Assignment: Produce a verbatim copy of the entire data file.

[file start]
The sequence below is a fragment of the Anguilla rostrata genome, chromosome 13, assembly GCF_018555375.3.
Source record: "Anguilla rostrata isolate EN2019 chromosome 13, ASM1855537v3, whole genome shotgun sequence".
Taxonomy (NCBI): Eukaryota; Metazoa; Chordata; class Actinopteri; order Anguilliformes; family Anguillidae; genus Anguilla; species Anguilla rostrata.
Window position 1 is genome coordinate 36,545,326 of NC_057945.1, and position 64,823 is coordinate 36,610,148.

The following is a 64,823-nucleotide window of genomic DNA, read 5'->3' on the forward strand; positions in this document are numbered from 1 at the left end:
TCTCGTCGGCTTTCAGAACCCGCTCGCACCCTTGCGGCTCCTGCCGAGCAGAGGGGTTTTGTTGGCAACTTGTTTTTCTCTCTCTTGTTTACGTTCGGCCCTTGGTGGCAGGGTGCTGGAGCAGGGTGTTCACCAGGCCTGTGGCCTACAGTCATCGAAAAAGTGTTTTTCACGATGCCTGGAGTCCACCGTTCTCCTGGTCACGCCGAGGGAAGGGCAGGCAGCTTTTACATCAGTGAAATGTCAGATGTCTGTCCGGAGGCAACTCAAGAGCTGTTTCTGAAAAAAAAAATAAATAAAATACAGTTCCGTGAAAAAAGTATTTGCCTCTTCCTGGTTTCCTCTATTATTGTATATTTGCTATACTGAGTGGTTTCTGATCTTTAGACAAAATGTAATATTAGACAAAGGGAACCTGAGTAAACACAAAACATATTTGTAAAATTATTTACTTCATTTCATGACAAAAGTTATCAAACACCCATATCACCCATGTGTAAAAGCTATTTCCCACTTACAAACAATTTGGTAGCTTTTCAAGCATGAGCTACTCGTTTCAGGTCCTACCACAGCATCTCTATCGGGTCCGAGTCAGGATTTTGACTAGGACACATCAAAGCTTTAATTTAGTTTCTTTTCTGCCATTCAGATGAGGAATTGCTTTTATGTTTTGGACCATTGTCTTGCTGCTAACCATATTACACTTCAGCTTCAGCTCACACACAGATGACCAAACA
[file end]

The sequence below is a fragment of the Anguilla rostrata genome, chromosome 13, assembly GCF_018555375.3.
Source record: "Anguilla rostrata isolate EN2019 chromosome 13, ASM1855537v3, whole genome shotgun sequence".
Taxonomy (NCBI): Eukaryota; Metazoa; Chordata; class Actinopteri; order Anguilliformes; family Anguillidae; genus Anguilla; species Anguilla rostrata.
Window position 1 is genome coordinate 36,545,326 of NC_057945.1, and position 64,823 is coordinate 36,610,148.

The following is a 64,823-nucleotide window of genomic DNA, read 5'->3' on the forward strand; positions in this document are numbered from 1 at the left end:
TCTCGTCGGCTTTCAGAACCCGCTCGCACCCTTGCGGCTCCTGCCGAGCAGAGGGGTTTTGTTGGCAACTTGTTTTTCTCTCTCTTGTTTACGTTCGGCCCTTGGTGGCAGGGTGCTGGAGCAGGGTGTTCACCAGGCCTGTGGCCTACAGTCATCGAAAAAGTGTTTTTCACGATGCCTGGAGTCCACCGTTCTCCTGGTCACGCCGAGGGAAGGGCAGGCAGCTTTTACATCAGTGAAATGTCAGATGTCTGTCCGGAGGCAACTCAAGAGCTGTTTCTGAAAAAAAAAATAAATAAAATACAGTTCCGTGAAAAAAGTATTTGCCTCTTCCTGGTTTCCTCTATTATTGTATATTTGCTATACTGAGTGGTTTCTGATCTTTAGACAAAATGTAATATTAGACAAAGGGAACCTGAGTAAACACAAAACATATTTGTAAAATTATTTACTTCATTTCATGACAAAAGTTATCAAACACCCATATCACCCATGTGTAAAAGCTATTTCCCACTTACAAACAATTTGGTAGCTTTTCAAGCATGAGCTACTCGTTTCAGGTCCTACCACAGCATCTCTATCGGGTCCGAGTCAGGATTTTGACTAGGACACATCAAAGCTTTAATTTAGTTTCTTTTCTGCCATTCAGATGAGGAATTGCTTTTATGTTTTGGACCATTGTCTTGCTGCTAACCATATTACACTTCAGCTTCAGCTCACACACAGATGACCAAACA